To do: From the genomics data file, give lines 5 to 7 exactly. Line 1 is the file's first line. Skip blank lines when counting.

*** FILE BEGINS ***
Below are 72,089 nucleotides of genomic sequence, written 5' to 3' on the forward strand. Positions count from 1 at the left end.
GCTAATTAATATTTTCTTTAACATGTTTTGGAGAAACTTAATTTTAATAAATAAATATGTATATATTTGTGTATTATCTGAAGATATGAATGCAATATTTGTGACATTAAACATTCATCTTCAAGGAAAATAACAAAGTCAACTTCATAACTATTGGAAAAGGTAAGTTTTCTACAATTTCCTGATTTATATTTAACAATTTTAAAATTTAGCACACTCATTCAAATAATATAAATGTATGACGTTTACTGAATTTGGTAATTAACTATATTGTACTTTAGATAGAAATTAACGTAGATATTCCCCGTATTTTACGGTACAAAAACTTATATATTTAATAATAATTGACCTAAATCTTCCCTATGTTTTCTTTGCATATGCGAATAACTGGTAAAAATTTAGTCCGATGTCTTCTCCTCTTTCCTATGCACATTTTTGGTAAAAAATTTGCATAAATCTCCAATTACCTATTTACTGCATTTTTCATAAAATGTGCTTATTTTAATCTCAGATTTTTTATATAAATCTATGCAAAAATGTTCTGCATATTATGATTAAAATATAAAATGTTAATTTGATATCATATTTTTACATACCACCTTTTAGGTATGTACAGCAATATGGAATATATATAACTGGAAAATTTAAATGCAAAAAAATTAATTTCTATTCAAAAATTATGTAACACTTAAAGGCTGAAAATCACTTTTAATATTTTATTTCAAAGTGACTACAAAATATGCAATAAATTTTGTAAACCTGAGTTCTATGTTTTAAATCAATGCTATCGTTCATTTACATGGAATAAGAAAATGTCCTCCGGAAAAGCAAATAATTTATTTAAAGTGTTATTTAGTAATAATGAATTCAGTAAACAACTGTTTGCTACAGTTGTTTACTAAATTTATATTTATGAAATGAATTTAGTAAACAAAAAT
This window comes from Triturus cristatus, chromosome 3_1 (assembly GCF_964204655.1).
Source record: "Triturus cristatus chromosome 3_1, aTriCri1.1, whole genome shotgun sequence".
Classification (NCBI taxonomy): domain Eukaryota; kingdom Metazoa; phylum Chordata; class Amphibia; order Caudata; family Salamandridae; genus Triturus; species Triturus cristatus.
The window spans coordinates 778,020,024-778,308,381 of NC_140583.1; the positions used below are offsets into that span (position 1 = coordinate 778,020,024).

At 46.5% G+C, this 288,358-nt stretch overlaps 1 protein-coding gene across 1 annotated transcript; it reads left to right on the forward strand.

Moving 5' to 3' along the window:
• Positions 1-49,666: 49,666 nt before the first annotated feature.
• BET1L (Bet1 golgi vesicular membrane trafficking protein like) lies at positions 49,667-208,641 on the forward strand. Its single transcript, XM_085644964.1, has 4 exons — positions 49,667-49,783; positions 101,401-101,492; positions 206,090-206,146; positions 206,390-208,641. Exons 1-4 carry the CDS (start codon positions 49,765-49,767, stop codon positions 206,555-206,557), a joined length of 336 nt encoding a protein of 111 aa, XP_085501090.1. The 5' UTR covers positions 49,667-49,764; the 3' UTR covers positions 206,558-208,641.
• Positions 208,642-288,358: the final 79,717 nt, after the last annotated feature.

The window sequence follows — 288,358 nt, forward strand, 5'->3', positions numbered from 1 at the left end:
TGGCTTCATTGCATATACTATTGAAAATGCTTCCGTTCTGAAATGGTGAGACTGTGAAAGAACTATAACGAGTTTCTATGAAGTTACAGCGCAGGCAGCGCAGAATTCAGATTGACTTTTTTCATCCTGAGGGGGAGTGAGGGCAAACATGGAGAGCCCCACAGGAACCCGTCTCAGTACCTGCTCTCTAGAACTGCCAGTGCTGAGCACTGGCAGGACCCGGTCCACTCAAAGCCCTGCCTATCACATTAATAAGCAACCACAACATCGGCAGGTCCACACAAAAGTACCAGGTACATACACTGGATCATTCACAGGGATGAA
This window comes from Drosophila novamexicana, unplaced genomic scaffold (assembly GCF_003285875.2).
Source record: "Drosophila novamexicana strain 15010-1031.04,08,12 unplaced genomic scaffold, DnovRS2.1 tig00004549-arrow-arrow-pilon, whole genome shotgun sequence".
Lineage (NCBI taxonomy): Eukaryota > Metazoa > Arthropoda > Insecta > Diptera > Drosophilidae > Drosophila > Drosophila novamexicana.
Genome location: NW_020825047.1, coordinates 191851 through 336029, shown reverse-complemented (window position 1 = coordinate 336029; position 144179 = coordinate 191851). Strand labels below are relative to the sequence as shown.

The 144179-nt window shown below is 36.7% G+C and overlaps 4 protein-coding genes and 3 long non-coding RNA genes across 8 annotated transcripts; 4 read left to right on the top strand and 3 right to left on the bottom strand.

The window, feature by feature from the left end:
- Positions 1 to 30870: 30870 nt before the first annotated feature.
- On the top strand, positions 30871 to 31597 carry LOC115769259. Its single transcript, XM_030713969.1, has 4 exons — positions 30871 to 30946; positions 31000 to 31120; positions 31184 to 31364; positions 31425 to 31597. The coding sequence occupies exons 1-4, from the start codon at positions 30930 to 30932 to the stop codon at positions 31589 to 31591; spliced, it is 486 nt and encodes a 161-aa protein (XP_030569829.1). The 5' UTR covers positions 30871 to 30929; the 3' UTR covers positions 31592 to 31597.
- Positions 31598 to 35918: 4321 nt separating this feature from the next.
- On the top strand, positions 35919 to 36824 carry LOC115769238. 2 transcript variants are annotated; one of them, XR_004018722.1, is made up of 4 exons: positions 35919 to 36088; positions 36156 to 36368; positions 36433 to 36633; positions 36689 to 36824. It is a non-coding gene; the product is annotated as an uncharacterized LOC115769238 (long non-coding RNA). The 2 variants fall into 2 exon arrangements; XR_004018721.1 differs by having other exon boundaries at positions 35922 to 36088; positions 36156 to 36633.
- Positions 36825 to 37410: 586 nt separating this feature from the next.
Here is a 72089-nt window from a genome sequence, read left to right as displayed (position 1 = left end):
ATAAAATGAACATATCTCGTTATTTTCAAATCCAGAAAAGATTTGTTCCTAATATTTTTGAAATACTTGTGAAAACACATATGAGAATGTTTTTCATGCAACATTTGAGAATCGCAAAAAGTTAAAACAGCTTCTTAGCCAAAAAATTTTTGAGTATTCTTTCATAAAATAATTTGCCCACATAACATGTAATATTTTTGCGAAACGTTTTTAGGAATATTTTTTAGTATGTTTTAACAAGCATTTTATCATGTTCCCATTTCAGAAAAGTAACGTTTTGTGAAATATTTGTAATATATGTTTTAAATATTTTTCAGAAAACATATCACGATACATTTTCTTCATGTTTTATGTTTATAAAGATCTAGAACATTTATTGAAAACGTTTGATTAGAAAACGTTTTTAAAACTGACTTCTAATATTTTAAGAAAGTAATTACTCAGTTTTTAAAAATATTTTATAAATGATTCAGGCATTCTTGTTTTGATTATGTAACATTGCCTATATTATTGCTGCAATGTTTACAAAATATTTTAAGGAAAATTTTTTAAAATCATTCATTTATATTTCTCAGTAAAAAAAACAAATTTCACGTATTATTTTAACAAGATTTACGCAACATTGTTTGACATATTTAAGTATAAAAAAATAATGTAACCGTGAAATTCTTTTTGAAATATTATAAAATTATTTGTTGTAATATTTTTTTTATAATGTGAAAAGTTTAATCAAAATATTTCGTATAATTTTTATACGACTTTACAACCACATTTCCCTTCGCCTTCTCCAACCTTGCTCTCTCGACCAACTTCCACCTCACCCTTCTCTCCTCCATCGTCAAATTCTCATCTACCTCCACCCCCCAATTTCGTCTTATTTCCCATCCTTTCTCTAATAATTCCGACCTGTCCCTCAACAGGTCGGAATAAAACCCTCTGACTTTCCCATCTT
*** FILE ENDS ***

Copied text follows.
Classification (NCBI taxonomy): domain Eukaryota; kingdom Metazoa; phylum Chordata; class Amphibia; order Caudata; family Salamandridae; genus Triturus; species Triturus cristatus.
The window spans coordinates 778,020,024-778,308,381 of NC_140583.1; the positions used below are offsets into that span (position 1 = coordinate 778,020,024).

At 46.5% G+C, this 288,358-nt stretch overlaps 1 protein-coding gene across 1 annotated transcript; it reads left to right on the forward strand.